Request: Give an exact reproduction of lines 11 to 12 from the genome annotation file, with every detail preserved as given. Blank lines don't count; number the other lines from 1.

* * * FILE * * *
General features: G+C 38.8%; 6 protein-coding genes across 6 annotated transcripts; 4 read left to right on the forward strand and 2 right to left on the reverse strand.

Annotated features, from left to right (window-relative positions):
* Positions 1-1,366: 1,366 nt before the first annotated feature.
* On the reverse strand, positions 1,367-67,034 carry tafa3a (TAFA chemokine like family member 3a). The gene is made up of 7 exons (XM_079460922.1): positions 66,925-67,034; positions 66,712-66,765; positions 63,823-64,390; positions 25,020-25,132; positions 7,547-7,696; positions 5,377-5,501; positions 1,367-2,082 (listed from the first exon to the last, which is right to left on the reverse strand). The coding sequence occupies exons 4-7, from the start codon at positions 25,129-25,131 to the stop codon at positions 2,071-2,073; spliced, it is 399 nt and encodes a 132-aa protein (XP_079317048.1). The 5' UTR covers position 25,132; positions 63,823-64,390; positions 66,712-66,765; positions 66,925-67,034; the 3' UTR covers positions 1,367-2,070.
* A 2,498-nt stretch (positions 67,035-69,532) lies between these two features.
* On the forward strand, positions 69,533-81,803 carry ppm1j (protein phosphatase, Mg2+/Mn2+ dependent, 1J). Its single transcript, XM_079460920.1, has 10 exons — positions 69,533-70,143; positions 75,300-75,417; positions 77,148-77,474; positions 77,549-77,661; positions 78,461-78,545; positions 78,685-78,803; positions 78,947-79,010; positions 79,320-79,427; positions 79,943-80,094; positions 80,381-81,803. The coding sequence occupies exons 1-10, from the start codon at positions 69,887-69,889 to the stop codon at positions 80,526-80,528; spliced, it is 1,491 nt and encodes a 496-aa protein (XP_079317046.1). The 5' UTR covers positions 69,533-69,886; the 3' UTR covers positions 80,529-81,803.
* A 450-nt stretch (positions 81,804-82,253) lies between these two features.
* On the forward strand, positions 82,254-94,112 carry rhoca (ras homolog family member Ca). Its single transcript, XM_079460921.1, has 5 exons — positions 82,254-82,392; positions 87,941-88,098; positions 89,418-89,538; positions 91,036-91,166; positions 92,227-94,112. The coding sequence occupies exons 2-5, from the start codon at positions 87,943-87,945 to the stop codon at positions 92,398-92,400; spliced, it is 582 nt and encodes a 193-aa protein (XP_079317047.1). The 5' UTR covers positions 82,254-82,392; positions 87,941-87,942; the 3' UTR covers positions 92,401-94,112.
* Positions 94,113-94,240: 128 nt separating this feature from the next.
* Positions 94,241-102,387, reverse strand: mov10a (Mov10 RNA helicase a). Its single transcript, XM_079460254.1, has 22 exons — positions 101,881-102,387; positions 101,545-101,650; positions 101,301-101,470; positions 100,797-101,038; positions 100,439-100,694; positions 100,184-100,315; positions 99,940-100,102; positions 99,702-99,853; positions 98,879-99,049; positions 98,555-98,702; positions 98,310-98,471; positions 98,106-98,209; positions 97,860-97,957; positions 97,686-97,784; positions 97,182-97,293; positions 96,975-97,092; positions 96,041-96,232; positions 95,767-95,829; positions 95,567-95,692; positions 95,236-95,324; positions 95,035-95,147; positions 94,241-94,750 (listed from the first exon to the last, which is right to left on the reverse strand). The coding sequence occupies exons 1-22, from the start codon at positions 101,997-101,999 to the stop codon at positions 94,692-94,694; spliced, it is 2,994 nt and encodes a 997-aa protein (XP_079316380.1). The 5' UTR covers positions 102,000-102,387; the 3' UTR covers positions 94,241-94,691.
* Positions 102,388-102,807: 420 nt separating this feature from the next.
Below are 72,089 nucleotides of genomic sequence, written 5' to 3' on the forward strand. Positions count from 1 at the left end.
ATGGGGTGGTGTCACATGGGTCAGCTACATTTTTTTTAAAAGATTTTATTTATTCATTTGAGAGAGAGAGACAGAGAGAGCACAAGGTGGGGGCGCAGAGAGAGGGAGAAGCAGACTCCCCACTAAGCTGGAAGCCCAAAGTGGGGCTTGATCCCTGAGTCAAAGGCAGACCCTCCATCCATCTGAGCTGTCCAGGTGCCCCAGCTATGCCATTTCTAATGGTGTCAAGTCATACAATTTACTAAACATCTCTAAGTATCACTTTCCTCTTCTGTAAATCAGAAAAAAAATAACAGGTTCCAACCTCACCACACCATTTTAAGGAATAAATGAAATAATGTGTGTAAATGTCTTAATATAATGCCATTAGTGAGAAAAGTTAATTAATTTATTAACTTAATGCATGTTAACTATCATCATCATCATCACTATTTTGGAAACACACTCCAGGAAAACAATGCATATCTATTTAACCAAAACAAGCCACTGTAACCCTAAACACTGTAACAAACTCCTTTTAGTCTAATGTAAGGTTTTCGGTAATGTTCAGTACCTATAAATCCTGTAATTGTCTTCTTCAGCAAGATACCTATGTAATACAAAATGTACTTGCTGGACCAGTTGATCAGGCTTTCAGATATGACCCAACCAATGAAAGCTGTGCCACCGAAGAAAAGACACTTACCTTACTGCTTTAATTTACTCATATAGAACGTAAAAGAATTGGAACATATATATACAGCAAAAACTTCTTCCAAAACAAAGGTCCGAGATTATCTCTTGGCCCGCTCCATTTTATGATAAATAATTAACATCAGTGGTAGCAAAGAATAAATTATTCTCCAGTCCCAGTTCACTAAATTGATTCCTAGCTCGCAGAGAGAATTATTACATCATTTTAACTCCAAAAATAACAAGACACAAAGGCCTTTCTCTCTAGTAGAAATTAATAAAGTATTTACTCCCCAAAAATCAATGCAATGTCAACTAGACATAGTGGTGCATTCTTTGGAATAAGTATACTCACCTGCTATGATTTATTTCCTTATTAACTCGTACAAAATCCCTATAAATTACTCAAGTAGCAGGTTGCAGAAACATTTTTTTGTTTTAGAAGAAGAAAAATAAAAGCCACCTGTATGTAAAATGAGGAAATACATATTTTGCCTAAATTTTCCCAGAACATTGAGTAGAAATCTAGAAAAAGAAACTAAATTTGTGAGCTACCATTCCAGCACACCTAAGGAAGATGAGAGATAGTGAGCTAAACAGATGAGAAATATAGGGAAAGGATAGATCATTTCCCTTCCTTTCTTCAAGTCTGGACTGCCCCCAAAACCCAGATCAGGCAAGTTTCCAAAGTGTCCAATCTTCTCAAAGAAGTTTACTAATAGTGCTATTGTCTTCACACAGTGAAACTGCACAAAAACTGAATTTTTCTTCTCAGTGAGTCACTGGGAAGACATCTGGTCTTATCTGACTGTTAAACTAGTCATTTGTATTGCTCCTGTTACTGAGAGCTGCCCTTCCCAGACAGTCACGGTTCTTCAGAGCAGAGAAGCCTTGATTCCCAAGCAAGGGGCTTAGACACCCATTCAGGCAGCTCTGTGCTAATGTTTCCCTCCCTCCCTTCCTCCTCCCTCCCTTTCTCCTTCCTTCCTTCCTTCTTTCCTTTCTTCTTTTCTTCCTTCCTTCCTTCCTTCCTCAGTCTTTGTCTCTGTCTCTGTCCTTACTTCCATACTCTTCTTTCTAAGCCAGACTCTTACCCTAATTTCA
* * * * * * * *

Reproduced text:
* Positions 102,388-102,807: 420 nt separating this feature from the next.
Below are 72,089 nucleotides of genomic sequence, written 5' to 3' on the forward strand. Positions count from 1 at the left end.